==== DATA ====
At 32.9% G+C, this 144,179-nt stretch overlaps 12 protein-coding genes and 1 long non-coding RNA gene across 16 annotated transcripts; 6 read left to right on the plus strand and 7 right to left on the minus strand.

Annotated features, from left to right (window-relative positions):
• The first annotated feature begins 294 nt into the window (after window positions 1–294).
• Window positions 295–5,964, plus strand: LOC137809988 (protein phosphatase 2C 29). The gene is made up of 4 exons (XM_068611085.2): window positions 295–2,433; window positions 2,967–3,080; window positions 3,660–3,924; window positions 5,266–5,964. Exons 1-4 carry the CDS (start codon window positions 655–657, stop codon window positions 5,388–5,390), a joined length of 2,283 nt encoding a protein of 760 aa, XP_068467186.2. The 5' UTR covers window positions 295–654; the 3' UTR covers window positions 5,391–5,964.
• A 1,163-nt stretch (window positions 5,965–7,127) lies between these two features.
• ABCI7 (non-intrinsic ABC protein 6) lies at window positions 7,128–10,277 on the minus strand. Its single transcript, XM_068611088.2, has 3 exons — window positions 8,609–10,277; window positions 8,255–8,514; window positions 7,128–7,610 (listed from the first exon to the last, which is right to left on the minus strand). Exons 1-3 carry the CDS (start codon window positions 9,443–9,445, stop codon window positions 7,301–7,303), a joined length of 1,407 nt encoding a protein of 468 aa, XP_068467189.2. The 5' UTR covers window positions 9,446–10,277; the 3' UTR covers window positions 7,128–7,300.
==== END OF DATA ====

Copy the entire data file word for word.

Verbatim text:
At 32.9% G+C, this 144,179-nt stretch overlaps 12 protein-coding genes and 1 long non-coding RNA gene across 16 annotated transcripts; 6 read left to right on the plus strand and 7 right to left on the minus strand.

Annotated features, from left to right (window-relative positions):
• The first annotated feature begins 294 nt into the window (after window positions 1–294).
• Window positions 295–5,964, plus strand: LOC137809988 (protein phosphatase 2C 29). The gene is made up of 4 exons (XM_068611085.2): window positions 295–2,433; window positions 2,967–3,080; window positions 3,660–3,924; window positions 5,266–5,964. Exons 1-4 carry the CDS (start codon window positions 655–657, stop codon window positions 5,388–5,390), a joined length of 2,283 nt encoding a protein of 760 aa, XP_068467186.2. The 5' UTR covers window positions 295–654; the 3' UTR covers window positions 5,391–5,964.
• A 1,163-nt stretch (window positions 5,965–7,127) lies between these two features.
• ABCI7 (non-intrinsic ABC protein 6) lies at window positions 7,128–10,277 on the minus strand. Its single transcript, XM_068611088.2, has 3 exons — window positions 8,609–10,277; window positions 8,255–8,514; window positions 7,128–7,610 (listed from the first exon to the last, which is right to left on the minus strand). Exons 1-3 carry the CDS (start codon window positions 9,443–9,445, stop codon window positions 7,301–7,303), a joined length of 1,407 nt encoding a protein of 468 aa, XP_068467189.2. The 5' UTR covers window positions 9,446–10,277; the 3' UTR covers window positions 7,128–7,300.